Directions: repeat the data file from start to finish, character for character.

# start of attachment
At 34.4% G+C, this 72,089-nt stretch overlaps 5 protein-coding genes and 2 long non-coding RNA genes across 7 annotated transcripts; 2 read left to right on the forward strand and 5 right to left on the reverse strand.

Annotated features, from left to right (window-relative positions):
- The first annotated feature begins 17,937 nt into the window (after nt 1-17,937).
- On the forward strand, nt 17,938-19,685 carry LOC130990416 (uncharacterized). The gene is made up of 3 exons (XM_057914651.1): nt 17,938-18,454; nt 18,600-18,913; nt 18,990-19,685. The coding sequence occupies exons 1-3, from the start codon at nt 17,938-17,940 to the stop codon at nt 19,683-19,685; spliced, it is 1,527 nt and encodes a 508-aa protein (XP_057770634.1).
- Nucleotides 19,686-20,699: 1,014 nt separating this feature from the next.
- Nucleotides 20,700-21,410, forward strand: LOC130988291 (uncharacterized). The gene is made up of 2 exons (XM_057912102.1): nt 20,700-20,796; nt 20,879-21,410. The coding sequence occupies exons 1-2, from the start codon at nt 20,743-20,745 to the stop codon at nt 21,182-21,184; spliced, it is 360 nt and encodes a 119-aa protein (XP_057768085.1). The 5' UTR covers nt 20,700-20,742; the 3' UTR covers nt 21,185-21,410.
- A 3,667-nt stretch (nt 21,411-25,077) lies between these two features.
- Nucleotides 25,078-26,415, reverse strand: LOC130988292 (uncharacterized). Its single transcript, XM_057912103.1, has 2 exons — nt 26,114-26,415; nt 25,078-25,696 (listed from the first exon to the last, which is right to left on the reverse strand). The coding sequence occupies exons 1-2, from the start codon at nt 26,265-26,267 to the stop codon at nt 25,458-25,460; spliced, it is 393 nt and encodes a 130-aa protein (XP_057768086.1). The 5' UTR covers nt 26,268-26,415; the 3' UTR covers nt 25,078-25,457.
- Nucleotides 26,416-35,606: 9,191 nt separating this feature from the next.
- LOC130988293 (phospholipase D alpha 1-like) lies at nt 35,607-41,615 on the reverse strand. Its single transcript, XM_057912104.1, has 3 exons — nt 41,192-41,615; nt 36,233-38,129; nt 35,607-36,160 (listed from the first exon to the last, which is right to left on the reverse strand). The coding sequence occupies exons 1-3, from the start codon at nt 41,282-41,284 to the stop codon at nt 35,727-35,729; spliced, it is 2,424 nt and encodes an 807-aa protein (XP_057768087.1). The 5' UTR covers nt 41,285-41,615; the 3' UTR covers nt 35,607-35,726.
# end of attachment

At 34.4% G+C, this 72,089-nt stretch overlaps 5 protein-coding genes and 2 long non-coding RNA genes across 7 annotated transcripts; 2 read left to right on the forward strand and 5 right to left on the reverse strand.

Annotated features, from left to right (window-relative positions):
- The first annotated feature begins 17,937 nt into the window (after nt 1-17,937).
- On the forward strand, nt 17,938-19,685 carry LOC130990416 (uncharacterized). The gene is made up of 3 exons (XM_057914651.1): nt 17,938-18,454; nt 18,600-18,913; nt 18,990-19,685. The coding sequence occupies exons 1-3, from the start codon at nt 17,938-17,940 to the stop codon at nt 19,683-19,685; spliced, it is 1,527 nt and encodes a 508-aa protein (XP_057770634.1).
- Nucleotides 19,686-20,699: 1,014 nt separating this feature from the next.
- Nucleotides 20,700-21,410, forward strand: LOC130988291 (uncharacterized). The gene is made up of 2 exons (XM_057912102.1): nt 20,700-20,796; nt 20,879-21,410. The coding sequence occupies exons 1-2, from the start codon at nt 20,743-20,745 to the stop codon at nt 21,182-21,184; spliced, it is 360 nt and encodes a 119-aa protein (XP_057768085.1). The 5' UTR covers nt 20,700-20,742; the 3' UTR covers nt 21,185-21,410.
- A 3,667-nt stretch (nt 21,411-25,077) lies between these two features.
- Nucleotides 25,078-26,415, reverse strand: LOC130988292 (uncharacterized). Its single transcript, XM_057912103.1, has 2 exons — nt 26,114-26,415; nt 25,078-25,696 (listed from the first exon to the last, which is right to left on the reverse strand). The coding sequence occupies exons 1-2, from the start codon at nt 26,265-26,267 to the stop codon at nt 25,458-25,460; spliced, it is 393 nt and encodes a 130-aa protein (XP_057768086.1). The 5' UTR covers nt 26,268-26,415; the 3' UTR covers nt 25,078-25,457.
- Nucleotides 26,416-35,606: 9,191 nt separating this feature from the next.
- LOC130988293 (phospholipase D alpha 1-like) lies at nt 35,607-41,615 on the reverse strand. Its single transcript, XM_057912104.1, has 3 exons — nt 41,192-41,615; nt 36,233-38,129; nt 35,607-36,160 (listed from the first exon to the last, which is right to left on the reverse strand). The coding sequence occupies exons 1-3, from the start codon at nt 41,282-41,284 to the stop codon at nt 35,727-35,729; spliced, it is 2,424 nt and encodes an 807-aa protein (XP_057768087.1). The 5' UTR covers nt 41,285-41,615; the 3' UTR covers nt 35,607-35,726.